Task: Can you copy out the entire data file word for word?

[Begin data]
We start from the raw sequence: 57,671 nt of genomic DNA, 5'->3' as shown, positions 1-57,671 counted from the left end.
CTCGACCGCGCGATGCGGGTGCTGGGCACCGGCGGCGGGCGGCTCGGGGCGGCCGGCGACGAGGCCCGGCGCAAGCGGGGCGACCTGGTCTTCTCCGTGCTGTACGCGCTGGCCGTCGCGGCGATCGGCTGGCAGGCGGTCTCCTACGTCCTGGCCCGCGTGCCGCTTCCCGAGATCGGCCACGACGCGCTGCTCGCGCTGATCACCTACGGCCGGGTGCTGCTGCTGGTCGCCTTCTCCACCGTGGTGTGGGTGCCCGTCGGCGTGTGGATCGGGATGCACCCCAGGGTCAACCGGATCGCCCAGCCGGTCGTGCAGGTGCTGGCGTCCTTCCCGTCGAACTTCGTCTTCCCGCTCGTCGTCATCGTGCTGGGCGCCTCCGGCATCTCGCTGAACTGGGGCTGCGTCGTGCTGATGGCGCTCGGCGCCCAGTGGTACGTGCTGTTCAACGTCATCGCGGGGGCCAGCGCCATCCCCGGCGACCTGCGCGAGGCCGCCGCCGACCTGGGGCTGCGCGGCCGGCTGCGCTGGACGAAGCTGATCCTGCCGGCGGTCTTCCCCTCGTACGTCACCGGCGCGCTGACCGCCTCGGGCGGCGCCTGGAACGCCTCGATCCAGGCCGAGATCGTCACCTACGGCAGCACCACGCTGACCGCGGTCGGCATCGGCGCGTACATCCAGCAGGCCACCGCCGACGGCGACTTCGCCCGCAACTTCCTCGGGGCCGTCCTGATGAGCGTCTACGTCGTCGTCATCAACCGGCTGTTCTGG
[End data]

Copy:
We start from the raw sequence: 57,671 nt of genomic DNA, 5'->3' as shown, positions 1-57,671 counted from the left end.
CTCGACCGCGCGATGCGGGTGCTGGGCACCGGCGGCGGGCGGCTCGGGGCGGCCGGCGACGAGGCCCGGCGCAAGCGGGGCGACCTGGTCTTCTCCGTGCTGTACGCGCTGGCCGTCGCGGCGATCGGCTGGCAGGCGGTCTCCTACGTCCTGGCCCGCGTGCCGCTTCCCGAGATCGGCCACGACGCGCTGCTCGCGCTGATCACCTACGGCCGGGTGCTGCTGCTGGTCGCCTTCTCCACCGTGGTGTGGGTGCCCGTCGGCGTGTGGATCGGGATGCACCCCAGGGTCAACCGGATCGCCCAGCCGGTCGTGCAGGTGCTGGCGTCCTTCCCGTCGAACTTCGTCTTCCCGCTCGTCGTCATCGTGCTGGGCGCCTCCGGCATCTCGCTGAACTGGGGCTGCGTCGTGCTGATGGCGCTCGGCGCCCAGTGGTACGTGCTGTTCAACGTCATCGCGGGGGCCAGCGCCATCCCCGGCGACCTGCGCGAGGCCGCCGCCGACCTGGGGCTGCGCGGCCGGCTGCGCTGGACGAAGCTGATCCTGCCGGCGGTCTTCCCCTCGTACGTCACCGGCGCGCTGACCGCCTCGGGCGGCGCCTGGAACGCCTCGATCCAGGCCGAGATCGTCACCTACGGCAGCACCACGCTGACCGCGGTCGGCATCGGCGCGTACATCCAGCAGGCCACCGCCGACGGCGACTTCGCCCGCAACTTCCTCGGGGCCGTCCTGATGAGCGTCTACGTCGTCGTCATCAACCGGCTGTTCTGG